It’s that time of the year once again when many Muslims from the UAE and all over the world, will go forth on a journey to the Mecca as an expression of their faith based on the teachings of Allah.
During this trip, as it is basically still a form of travel, there are certain reminders for pilgrims that need to be observed to ensure their health and safety throughout this once in a lifetime experience and expression of their faith in the religion they were brought up to or have embraced.
Health Authority Issues Reminders for Pilgrims from UAE for Hajj Trip
As part of the Dubai Health Authority’s (DHA) on-going health and happiness campaign, experts from the authority reminded pilgrims to seek proper medical consultation and check-up before their Haj travel, as shared in a report by the Khaleej Times.
According to Dr Badria Al Harmi, director of public health protection department at the DHA, “The most important step for any Hajj pilgrim is to avail of the necessary vaccines. Ideally, the vaccines should be taken four weeks prior to travel. Every pilgrim should also visit their family medicine doctor six to four weeks prior to travel, especially if they have chronic diseases such as diabetes.”
Here are some useful reminders for our Muslim brothers and sisters who will embark on this trip:
- Get timely vaccination.
Getting a shot of meningococcal vaccine is a must for all pilgrims. You may also take the flu vaccine, especially for those who are above 65 years of age, under 12 years old, pregnant, living with cancer or terminal illnesses, as well as people with chronic diseases such as heart disease, kidney disease, diabetes, or respiratory disease. Of note, the pneumonia vaccine is recommended for immunocompromised patients, the elderly and those with chronic diseases.
- Bring your medical reports, prescriptions, and medications.
Anyone who is living with a medical condition for which they are required to take medications should consult a doctor between four to six weeks prior their travel. The reason for this is that the doctor may recommend a change in dosage, medication or care plan depending on the current medical status of the patient so it’s always best to seek medical consultation before the pilgrimage.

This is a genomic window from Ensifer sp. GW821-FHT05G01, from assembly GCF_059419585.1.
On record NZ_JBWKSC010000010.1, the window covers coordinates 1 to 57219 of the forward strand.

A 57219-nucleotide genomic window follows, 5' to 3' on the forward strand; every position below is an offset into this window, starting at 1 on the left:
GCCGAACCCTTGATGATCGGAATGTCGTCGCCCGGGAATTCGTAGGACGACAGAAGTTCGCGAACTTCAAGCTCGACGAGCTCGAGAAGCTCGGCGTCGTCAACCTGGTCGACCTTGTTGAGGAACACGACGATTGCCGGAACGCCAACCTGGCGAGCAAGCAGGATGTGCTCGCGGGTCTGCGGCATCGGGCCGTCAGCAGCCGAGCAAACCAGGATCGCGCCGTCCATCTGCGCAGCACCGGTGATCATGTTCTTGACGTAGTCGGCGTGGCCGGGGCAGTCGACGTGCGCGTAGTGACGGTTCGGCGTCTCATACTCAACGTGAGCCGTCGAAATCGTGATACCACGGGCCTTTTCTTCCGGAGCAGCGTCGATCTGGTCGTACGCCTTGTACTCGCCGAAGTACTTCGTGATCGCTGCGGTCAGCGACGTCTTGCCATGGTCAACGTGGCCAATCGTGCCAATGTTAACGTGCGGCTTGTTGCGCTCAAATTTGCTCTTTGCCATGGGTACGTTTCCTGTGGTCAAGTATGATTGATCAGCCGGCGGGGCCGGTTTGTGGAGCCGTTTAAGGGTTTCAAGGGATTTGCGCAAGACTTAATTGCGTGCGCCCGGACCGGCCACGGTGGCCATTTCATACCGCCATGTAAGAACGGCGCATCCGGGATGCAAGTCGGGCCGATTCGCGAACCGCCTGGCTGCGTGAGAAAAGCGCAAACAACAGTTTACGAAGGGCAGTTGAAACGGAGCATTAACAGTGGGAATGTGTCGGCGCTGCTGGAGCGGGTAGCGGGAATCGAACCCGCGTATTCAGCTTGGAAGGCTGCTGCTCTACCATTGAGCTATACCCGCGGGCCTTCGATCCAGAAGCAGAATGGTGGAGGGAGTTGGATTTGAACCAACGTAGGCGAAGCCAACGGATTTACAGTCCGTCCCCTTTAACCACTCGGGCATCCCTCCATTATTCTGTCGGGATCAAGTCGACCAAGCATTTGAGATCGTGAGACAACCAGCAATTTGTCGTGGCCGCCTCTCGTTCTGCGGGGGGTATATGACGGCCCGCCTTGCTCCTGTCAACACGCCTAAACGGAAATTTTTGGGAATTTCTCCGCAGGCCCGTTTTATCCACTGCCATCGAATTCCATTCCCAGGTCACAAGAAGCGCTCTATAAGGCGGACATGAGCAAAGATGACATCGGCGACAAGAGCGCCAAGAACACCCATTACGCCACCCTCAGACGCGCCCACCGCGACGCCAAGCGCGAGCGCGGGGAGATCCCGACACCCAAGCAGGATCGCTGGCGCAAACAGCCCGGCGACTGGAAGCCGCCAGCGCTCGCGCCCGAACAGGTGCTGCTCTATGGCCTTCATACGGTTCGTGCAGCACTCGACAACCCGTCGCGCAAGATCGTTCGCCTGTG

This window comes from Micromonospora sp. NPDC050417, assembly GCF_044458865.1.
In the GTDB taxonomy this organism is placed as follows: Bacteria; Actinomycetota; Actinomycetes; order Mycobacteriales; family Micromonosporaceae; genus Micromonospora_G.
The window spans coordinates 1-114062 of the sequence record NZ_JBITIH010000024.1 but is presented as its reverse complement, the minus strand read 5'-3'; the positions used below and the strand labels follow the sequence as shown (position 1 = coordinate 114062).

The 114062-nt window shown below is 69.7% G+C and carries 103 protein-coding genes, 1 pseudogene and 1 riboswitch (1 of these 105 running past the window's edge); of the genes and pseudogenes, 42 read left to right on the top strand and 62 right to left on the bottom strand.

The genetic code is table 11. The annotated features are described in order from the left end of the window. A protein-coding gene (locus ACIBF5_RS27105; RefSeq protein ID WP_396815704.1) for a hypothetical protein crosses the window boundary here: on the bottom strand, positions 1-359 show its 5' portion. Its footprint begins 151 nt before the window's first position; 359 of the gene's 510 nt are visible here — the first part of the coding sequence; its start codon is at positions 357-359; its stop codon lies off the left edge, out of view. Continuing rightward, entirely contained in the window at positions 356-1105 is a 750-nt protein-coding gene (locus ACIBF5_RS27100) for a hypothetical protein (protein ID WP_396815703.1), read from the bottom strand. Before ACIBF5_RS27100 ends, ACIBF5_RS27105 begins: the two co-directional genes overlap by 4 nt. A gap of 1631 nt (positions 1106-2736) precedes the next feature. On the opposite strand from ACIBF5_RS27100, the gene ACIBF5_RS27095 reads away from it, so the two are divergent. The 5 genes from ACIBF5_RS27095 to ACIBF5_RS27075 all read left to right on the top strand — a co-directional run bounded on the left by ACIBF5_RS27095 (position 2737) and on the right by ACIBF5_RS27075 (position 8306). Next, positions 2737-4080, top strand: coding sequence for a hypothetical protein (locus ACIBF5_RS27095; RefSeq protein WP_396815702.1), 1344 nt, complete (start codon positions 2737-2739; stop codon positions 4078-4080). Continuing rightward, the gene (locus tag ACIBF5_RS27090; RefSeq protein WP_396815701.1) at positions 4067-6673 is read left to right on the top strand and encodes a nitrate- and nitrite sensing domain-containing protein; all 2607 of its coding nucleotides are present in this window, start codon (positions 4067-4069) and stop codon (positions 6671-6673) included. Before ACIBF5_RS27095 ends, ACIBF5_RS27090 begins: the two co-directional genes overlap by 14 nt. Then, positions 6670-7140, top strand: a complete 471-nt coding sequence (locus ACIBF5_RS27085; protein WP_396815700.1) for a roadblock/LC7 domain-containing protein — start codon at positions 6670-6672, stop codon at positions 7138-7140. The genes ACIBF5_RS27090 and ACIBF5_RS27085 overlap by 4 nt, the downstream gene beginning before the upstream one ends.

- Diabetics must keep their sugar sources on hand.
Diabetics going on long travels are at an increased risk for hypoglycemia (low blood sugar levels). In line with this, diabetic pilgrims or travellers must still monitor their blood sugar levels more frequently, and they should also carry some type of sugar source to treat hypoglycemic (low blood sugar) episodes. Similarly, patients should always take their medications on time to avoid hyperglycemia (high blood sugar), and to take note of proper medication storage guidelines.
- Prevent the spread of germs and infection.
Since the pilgrimage will bring travellers to many different people from all walks of life, it’s important to maintain hygienic practices such as avoiding the use of shared prayer mats and touching one’s eyes, nose or mouth without washing hands.
- Maintain proper hygiene and stay hydrated.
At the end of Hajj, some men shave their heads as part of Islamic customs. However, this practice may also result to certain infections such as through the use of non-sterile blades which can transmit blood-borne infections, such as hepatitis B among others. Furthermore, during and after the pilgrimage, it is important to rest and drink lots of fluids to help the body recover.
While these reminders may seem simple and rote, there is value when we pay heed to them, especially when we’re engaged in an event or activity where we pour in much of our time, energy, and attention.